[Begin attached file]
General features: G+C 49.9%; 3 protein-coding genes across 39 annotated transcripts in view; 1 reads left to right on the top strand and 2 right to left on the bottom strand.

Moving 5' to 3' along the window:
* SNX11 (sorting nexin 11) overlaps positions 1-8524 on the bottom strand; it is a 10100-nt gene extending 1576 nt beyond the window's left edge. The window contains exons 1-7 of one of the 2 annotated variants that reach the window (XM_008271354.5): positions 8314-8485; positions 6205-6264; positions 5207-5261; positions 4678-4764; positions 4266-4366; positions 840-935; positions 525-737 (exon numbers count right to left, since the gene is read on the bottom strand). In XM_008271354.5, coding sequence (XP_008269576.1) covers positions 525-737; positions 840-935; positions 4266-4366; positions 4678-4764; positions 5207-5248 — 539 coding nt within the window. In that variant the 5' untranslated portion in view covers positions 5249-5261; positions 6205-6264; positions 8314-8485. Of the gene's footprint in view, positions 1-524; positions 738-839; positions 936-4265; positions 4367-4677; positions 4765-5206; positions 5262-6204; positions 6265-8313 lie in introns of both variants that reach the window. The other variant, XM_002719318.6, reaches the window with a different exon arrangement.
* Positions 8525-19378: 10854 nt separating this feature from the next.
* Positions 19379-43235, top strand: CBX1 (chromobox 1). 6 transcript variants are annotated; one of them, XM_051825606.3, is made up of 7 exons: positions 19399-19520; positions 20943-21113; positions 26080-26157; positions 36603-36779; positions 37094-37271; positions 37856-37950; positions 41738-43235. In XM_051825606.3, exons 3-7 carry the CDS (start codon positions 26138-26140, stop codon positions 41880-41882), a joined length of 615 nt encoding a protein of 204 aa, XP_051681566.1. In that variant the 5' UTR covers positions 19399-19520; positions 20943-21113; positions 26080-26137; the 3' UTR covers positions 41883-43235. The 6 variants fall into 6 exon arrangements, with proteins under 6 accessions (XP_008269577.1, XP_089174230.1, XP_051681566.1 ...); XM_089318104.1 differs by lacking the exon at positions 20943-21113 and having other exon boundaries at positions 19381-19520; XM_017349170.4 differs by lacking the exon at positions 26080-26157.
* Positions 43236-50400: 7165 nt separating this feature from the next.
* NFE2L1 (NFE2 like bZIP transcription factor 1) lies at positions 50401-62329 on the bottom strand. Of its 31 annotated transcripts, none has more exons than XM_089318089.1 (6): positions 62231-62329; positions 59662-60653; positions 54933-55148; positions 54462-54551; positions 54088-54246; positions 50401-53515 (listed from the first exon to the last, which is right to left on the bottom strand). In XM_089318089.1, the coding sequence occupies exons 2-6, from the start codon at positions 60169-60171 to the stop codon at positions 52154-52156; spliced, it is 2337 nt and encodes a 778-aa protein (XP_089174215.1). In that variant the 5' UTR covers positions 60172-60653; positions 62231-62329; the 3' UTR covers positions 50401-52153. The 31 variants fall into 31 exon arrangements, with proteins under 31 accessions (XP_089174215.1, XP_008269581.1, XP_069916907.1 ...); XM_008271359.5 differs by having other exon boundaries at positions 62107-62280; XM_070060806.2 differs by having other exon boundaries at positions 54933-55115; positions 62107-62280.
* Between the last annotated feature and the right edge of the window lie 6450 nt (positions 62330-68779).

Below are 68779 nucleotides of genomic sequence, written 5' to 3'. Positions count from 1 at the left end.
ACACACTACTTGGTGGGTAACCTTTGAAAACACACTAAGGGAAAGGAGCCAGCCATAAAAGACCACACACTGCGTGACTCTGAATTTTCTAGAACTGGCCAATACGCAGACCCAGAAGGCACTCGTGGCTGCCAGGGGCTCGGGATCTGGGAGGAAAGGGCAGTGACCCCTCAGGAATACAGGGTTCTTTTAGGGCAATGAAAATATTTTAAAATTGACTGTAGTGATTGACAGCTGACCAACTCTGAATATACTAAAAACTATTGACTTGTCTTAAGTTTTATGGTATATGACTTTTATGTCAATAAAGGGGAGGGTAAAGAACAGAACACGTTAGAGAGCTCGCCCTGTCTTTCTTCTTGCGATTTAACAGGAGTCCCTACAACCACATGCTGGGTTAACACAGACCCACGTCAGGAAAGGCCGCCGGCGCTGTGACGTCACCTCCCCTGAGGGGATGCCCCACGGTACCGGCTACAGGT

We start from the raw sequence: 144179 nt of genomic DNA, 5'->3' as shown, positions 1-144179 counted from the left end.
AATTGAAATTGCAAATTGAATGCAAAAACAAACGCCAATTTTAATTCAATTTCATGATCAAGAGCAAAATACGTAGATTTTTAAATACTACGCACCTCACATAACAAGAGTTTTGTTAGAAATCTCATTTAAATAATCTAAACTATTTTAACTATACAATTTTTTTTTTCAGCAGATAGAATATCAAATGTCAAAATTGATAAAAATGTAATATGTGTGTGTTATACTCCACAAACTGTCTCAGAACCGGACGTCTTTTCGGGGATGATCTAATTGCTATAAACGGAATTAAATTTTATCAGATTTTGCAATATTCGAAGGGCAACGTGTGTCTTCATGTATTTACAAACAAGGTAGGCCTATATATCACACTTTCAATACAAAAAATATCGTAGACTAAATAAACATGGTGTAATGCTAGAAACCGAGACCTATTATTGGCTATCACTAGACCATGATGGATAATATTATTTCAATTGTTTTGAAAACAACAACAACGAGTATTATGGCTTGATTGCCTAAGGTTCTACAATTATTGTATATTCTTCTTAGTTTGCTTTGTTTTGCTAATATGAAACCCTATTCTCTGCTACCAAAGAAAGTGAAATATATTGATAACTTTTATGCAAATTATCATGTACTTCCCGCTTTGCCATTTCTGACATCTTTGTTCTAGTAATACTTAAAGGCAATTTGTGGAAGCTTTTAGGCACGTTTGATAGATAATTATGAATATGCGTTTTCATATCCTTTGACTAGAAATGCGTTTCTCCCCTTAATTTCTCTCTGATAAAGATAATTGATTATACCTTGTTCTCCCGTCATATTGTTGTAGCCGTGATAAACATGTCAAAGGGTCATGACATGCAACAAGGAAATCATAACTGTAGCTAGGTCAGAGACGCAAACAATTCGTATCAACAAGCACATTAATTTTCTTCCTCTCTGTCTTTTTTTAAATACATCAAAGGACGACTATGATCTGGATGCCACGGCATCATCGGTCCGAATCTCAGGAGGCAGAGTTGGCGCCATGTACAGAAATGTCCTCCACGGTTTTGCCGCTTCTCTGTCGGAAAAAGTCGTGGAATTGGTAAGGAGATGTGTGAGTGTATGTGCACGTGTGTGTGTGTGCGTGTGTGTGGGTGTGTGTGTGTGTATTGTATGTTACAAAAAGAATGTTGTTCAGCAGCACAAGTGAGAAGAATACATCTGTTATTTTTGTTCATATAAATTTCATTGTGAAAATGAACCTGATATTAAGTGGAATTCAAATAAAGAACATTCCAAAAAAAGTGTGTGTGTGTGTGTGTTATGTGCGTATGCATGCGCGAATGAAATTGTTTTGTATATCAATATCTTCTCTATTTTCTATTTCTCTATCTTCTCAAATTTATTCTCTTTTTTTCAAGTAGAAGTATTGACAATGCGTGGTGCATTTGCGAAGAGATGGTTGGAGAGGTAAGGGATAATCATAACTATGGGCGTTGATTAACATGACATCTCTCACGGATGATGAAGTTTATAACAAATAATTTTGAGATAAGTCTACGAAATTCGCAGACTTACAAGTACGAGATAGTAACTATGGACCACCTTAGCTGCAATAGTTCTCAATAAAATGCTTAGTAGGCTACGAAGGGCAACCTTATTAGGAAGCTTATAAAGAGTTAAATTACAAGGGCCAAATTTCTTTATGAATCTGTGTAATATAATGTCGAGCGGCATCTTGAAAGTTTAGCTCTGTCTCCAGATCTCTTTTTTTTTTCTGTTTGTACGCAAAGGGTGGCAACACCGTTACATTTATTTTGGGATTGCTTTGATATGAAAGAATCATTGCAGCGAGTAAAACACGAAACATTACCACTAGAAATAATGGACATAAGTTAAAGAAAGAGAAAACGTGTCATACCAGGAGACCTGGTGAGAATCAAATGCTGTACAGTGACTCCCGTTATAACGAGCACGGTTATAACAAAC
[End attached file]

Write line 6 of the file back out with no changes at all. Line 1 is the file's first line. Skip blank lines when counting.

* Positions 43236-50400: 7165 nt separating this feature from the next.